Psychology as a science
Source: Gregg Henriques
Although the scientific method is often touted as the sin qua non of science, it is not. Indeed, if science were solely a method, then it would not be all that valuable, a point that is sometimes lost on empiricists enamored with the scientific method. Thus, it is crucial to keep in mind that the scientific method is not an end unto itself, but rather is a means to an end. The ultimate desired product of the method is a cumulative body of knowledge that offers an approximate description of how the world works. In concrete terms, this refers to the body of peer reviewed journals, textbooks, and academic courses and domains of inquiry. Ideally, the body of knowledge will have a center that is consensually agreed upon (e.g., the Periodic Table in chemistry) and peripheral domains that represent the edges of scientific inquiry and where one will find much debate, innovation, and differences of the opinion.
A final element that is particularly relevant in this context is that the term science has much rhetorical value in our culture. If something falls under the heading “science” then it is justified in receiving respect in the knowledge that it offers. Indeed, it is the “justifiability” argument that is at play in many of the debates about whether psychology warrants the title. For example, Alex Bezerow’s op-ed piece on Why Psychology Isn’t a Science explicitly hits on this issue:
The dismissive attitude scientists have toward psychologists isn't rooted in snobbery; it's rooted in intellectual frustration. It's rooted in the failure of psychologists to acknowledge that they don't have the same claim on secular truth that the hard sciences do. It's rooted in the tired exasperation that scientists feel when non-scientists try to pretend they are scientists.
Thus for Bezerow, (real) scientists dismiss psychologists because they are rightfully defending their turf. In contrast, defenders of psychology as science have told haters to “shut up already” about psychology not being a science because, although messy, psychology clearly has the “chops” to warrant the term.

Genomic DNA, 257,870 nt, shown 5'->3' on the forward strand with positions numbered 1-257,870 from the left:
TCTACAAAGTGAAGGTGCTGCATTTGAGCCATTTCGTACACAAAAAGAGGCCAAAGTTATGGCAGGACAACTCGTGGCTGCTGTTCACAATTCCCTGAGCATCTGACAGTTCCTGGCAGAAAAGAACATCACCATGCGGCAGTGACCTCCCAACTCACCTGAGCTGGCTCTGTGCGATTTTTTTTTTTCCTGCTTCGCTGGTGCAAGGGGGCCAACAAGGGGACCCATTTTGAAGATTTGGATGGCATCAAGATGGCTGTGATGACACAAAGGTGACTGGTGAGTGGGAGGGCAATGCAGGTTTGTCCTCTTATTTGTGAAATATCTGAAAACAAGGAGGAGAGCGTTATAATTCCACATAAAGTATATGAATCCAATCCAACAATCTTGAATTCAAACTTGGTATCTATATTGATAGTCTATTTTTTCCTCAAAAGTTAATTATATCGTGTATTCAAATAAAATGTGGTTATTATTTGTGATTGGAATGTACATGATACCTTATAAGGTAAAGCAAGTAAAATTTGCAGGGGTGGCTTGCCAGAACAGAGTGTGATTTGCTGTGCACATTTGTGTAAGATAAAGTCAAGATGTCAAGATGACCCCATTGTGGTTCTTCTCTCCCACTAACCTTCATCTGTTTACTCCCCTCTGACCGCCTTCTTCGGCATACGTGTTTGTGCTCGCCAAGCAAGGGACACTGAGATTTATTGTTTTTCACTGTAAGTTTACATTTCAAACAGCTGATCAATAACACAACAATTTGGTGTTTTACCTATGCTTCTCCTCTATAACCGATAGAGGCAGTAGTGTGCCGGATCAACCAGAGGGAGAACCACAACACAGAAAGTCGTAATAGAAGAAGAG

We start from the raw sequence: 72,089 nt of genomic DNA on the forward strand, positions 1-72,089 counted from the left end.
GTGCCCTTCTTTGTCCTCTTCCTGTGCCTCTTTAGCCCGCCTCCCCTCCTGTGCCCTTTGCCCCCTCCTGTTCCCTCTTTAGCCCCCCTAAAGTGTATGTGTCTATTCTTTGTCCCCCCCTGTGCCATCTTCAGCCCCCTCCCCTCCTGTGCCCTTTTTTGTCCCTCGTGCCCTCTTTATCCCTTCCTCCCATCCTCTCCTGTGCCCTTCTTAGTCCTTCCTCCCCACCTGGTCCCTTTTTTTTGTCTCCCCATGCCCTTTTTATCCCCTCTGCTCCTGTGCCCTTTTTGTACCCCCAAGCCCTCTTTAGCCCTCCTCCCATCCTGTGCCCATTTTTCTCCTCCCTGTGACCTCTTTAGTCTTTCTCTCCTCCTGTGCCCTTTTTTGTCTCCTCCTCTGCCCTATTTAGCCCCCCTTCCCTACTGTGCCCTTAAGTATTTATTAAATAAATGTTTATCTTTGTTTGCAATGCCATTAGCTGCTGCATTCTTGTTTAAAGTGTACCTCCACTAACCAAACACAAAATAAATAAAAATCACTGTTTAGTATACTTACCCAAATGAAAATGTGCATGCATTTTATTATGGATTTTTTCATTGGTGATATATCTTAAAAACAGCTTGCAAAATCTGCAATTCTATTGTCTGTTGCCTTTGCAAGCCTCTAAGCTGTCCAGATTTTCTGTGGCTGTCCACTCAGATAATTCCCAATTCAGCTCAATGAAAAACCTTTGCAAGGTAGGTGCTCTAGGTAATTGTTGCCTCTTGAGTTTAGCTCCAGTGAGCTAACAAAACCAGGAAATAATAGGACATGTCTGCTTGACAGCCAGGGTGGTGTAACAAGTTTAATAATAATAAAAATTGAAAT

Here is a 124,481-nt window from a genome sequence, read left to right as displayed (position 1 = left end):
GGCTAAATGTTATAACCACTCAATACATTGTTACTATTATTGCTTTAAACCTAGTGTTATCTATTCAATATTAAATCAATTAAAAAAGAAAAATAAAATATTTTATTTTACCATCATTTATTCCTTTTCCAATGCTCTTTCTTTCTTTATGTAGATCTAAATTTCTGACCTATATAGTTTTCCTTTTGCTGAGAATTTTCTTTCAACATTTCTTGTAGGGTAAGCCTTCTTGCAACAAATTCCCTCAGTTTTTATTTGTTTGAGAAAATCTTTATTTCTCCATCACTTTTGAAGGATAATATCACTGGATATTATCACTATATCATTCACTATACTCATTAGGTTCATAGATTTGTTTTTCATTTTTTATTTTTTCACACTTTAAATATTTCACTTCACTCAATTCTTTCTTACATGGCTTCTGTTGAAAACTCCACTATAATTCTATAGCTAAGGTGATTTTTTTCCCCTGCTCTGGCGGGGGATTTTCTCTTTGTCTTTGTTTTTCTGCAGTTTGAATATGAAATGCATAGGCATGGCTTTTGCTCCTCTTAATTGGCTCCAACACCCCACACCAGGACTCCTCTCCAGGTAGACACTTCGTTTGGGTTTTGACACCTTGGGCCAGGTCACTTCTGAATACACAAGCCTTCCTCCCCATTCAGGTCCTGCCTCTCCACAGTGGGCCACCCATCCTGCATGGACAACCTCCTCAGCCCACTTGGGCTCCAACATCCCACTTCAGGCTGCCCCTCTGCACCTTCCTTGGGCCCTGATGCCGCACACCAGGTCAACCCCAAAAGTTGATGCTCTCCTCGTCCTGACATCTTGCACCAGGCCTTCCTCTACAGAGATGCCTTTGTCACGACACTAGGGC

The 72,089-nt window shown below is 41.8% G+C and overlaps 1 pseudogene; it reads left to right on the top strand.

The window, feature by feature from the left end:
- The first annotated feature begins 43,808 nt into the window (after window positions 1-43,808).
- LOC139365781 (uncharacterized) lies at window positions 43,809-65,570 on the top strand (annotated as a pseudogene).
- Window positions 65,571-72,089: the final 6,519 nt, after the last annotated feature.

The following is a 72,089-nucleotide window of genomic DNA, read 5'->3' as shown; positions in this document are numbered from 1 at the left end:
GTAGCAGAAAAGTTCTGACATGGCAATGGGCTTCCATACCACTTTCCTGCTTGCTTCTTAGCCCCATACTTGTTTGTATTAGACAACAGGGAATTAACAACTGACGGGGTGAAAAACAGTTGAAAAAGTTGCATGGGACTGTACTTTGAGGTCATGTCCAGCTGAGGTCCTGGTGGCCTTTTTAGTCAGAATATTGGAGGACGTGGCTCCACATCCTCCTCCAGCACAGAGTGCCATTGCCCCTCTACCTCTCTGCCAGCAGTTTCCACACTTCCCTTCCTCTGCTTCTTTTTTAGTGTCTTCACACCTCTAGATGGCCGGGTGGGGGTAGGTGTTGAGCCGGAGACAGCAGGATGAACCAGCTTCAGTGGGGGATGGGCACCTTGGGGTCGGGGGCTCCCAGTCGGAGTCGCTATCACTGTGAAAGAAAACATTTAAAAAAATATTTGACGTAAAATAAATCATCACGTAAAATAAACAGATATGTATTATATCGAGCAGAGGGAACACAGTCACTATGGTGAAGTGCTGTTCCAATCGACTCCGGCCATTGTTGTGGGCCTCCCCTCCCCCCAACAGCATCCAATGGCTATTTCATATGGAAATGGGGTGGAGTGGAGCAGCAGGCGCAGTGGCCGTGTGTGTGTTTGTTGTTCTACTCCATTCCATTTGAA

Defining Psychology as a Science
Let’s turn from defining science to defining psychology. In what follows, I will be referring to psychology as it is presented in the academy, such as in Psych 101 textbooks. I mention this because it is different than the psychology that many people have in mind when they hear the term, which is the professional they might go see to talk with about their personal problems (note, the profession and practice of psychology is a whole separate issue).
There can be little doubt that academic psychology values and aspires to be a science, views itself as a science and, in many ways, looks and acts like a science. For starters, virtually every definition of psychology from every major group of psychologists define the field as a science. In addition, academic psychologists have long adopted the scientific mindset when it comes to their subject matter and have long employed scientific methods. Indeed, the official birth of psychology (Wundt’s lab) was characterized by virtue of the fact that it employed the methods of science (i.e., systematic observation, measurement, hypothesis testing, etc.) to understanding human conscious experience. And to this day, training in academic psychology is largely defined by training in the scientific method, measurement and data gathering, research design, and advanced statistical techniques, such as structural equation modeling, meta-analyses, and hierarchical linear regression. Individuals get their PhD in academic psychology by conducting systematic research and, if they want a career in the academy, they need to publish in peer reviewed journals and often need to have a program of (fundable) research. To see how much the identity of a scientist is emphasized, consider that a major psychological organization (APS) profiles its members, ending with the catch phrase “and I am a psychological scientist!” Indeed, mainstream academic psychologists are so focused on empirical data collection and research methods that I have accused them of being “methodological fundamentalists”, meaning that they often act as if the only questions that are worthy of attention in the field are reducible to empirical methods.
In sum, academic psychology looks like a scientific discipline and it has a home in the academy largely as a science, and psychologists very much behave like scientists and employ the scientific method to answer their questions. So, at this level, it seems like a pretty closed case. If something looks like a science and acts like a science, then it likely should be considered a science. But we are not quite done with the debate because the question remains: If all these things are true, then what is the problem? Why are there still so many skeptics? And why has psychology had such a long period of critics both inside and outside the discipline claiming that there is a “crisis” at the core of our field?
How Psychology Fails as a Science
From where I sit, the reasons for the skepticism are very clear. And it is NOT found in the methods nor the mindsets of psychologists, both of which are “scientific”. Nor is the primary problem found in the fact that what psychologists study can be very difficult to measure, nor is it because people are too complicated, nor because humans make choices, nor because it involves consciousness. Nor is it because psychology is a young science (note that this is a myth—there are many ‘real’ sciences that are much younger than psychology). These are all red herrings to the “Is psychology a science?” debate.